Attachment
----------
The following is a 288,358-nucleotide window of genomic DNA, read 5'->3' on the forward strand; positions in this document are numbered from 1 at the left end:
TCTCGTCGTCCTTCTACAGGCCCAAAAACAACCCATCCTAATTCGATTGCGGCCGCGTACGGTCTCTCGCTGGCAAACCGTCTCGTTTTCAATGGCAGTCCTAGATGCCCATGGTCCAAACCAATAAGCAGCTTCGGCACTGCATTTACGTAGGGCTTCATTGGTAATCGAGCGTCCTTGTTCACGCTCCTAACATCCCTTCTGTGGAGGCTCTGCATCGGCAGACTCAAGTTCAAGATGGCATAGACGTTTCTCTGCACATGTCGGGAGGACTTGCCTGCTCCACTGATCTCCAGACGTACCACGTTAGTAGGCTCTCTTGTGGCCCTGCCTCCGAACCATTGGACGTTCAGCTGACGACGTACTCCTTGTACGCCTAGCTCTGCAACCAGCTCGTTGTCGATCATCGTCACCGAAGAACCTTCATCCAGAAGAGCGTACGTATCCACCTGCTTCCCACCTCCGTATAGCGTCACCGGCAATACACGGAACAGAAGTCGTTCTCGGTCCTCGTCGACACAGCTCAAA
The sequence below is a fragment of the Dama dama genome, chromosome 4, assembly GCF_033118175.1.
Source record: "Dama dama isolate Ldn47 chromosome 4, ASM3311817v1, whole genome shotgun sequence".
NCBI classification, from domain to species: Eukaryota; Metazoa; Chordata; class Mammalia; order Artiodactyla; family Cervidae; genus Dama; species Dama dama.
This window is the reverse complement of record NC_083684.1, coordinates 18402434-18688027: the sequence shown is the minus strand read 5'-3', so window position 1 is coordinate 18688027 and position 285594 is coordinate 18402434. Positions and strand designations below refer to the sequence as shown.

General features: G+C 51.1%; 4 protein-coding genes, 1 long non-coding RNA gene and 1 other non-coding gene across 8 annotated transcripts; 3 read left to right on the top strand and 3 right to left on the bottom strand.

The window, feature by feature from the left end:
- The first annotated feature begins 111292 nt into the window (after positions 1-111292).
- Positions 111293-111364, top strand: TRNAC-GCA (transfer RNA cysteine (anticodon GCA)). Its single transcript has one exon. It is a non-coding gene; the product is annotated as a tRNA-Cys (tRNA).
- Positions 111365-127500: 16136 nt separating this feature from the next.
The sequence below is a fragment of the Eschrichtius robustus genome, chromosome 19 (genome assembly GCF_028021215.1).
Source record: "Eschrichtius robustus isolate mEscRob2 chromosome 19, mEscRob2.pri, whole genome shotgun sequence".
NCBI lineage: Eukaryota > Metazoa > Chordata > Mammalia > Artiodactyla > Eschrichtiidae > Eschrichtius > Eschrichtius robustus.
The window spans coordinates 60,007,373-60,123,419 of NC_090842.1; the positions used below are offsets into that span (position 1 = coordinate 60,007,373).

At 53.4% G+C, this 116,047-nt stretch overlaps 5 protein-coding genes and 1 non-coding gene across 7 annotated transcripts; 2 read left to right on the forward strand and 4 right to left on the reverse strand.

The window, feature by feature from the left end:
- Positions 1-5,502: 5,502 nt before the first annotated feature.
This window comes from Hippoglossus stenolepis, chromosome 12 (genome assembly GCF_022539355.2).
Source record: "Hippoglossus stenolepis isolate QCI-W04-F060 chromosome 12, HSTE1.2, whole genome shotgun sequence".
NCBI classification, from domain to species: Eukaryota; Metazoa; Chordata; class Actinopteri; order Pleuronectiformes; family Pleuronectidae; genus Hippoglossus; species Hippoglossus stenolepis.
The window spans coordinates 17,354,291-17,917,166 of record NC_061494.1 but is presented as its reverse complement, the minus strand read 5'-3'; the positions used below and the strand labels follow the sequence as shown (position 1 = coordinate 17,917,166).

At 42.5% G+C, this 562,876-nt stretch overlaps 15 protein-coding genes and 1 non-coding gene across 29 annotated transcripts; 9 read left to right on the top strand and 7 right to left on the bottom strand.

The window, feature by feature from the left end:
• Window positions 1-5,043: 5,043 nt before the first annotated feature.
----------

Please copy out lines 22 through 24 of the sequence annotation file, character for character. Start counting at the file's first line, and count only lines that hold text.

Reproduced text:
The window spans coordinates 17,354,291-17,917,166 of record NC_061494.1 but is presented as its reverse complement, the minus strand read 5'-3'; the positions used below and the strand labels follow the sequence as shown (position 1 = coordinate 17,917,166).

At 42.5% G+C, this 562,876-nt stretch overlaps 15 protein-coding genes and 1 non-coding gene across 29 annotated transcripts; 9 read left to right on the top strand and 7 right to left on the bottom strand.

The window, feature by feature from the left end: